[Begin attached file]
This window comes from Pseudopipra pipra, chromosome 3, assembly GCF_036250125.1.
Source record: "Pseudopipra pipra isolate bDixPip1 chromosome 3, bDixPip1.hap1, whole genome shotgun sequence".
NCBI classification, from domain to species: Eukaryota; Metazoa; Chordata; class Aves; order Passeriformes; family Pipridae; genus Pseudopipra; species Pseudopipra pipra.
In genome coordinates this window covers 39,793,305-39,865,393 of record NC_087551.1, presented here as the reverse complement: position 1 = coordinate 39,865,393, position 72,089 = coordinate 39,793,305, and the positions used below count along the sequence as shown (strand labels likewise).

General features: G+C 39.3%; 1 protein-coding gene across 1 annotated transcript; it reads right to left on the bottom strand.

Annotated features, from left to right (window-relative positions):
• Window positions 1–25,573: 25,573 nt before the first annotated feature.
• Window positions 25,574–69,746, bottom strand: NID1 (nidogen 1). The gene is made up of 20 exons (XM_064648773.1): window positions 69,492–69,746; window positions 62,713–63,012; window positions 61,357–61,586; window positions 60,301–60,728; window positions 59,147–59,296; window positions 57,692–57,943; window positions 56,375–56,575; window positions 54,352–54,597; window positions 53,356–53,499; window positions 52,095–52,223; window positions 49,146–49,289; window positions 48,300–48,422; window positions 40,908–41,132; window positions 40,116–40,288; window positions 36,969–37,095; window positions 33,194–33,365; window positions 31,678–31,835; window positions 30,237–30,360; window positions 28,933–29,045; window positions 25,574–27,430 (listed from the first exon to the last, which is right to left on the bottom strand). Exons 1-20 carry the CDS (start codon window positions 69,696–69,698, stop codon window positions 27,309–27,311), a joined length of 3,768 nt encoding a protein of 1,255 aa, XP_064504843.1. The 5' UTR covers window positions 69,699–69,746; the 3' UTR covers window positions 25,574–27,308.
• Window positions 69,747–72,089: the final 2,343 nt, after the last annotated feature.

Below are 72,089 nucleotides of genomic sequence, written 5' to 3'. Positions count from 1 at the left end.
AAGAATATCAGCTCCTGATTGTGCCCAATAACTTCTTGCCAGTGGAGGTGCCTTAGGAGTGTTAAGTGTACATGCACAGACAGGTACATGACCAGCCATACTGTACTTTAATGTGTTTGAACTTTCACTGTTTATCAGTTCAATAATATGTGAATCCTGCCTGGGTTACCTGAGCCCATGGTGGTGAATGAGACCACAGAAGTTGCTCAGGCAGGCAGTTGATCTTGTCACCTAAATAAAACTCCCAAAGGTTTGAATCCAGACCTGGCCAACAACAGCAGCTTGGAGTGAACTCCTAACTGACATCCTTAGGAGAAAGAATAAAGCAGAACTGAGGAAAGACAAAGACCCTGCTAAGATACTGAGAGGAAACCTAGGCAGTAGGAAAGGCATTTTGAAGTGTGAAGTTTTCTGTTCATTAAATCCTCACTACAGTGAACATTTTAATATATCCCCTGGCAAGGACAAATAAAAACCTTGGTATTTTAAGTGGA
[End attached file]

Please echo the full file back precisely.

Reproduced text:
This window comes from Pseudopipra pipra, chromosome 3, assembly GCF_036250125.1.
Source record: "Pseudopipra pipra isolate bDixPip1 chromosome 3, bDixPip1.hap1, whole genome shotgun sequence".
NCBI classification, from domain to species: Eukaryota; Metazoa; Chordata; class Aves; order Passeriformes; family Pipridae; genus Pseudopipra; species Pseudopipra pipra.
In genome coordinates this window covers 39,793,305-39,865,393 of record NC_087551.1, presented here as the reverse complement: position 1 = coordinate 39,865,393, position 72,089 = coordinate 39,793,305, and the positions used below count along the sequence as shown (strand labels likewise).

General features: G+C 39.3%; 1 protein-coding gene across 1 annotated transcript; it reads right to left on the bottom strand.

Annotated features, from left to right (window-relative positions):
• Window positions 1–25,573: 25,573 nt before the first annotated feature.
• Window positions 25,574–69,746, bottom strand: NID1 (nidogen 1). The gene is made up of 20 exons (XM_064648773.1): window positions 69,492–69,746; window positions 62,713–63,012; window positions 61,357–61,586; window positions 60,301–60,728; window positions 59,147–59,296; window positions 57,692–57,943; window positions 56,375–56,575; window positions 54,352–54,597; window positions 53,356–53,499; window positions 52,095–52,223; window positions 49,146–49,289; window positions 48,300–48,422; window positions 40,908–41,132; window positions 40,116–40,288; window positions 36,969–37,095; window positions 33,194–33,365; window positions 31,678–31,835; window positions 30,237–30,360; window positions 28,933–29,045; window positions 25,574–27,430 (listed from the first exon to the last, which is right to left on the bottom strand). Exons 1-20 carry the CDS (start codon window positions 69,696–69,698, stop codon window positions 27,309–27,311), a joined length of 3,768 nt encoding a protein of 1,255 aa, XP_064504843.1. The 5' UTR covers window positions 69,699–69,746; the 3' UTR covers window positions 25,574–27,308.
• Window positions 69,747–72,089: the final 2,343 nt, after the last annotated feature.

Below are 72,089 nucleotides of genomic sequence, written 5' to 3'. Positions count from 1 at the left end.
AAGAATATCAGCTCCTGATTGTGCCCAATAACTTCTTGCCAGTGGAGGTGCCTTAGGAGTGTTAAGTGTACATGCACAGACAGGTACATGACCAGCCATACTGTACTTTAATGTGTTTGAACTTTCACTGTTTATCAGTTCAATAATATGTGAATCCTGCCTGGGTTACCTGAGCCCATGGTGGTGAATGAGACCACAGAAGTTGCTCAGGCAGGCAGTTGATCTTGTCACCTAAATAAAACTCCCAAAGGTTTGAATCCAGACCTGGCCAACAACAGCAGCTTGGAGTGAACTCCTAACTGACATCCTTAGGAGAAAGAATAAAGCAGAACTGAGGAAAGACAAAGACCCTGCTAAGATACTGAGAGGAAACCTAGGCAGTAGGAAAGGCATTTTGAAGTGTGAAGTTTTCTGTTCATTAAATCCTCACTACAGTGAACATTTTAATATATCCCCTGGCAAGGACAAATAAAAACCTTGGTATTTTAAGTGGA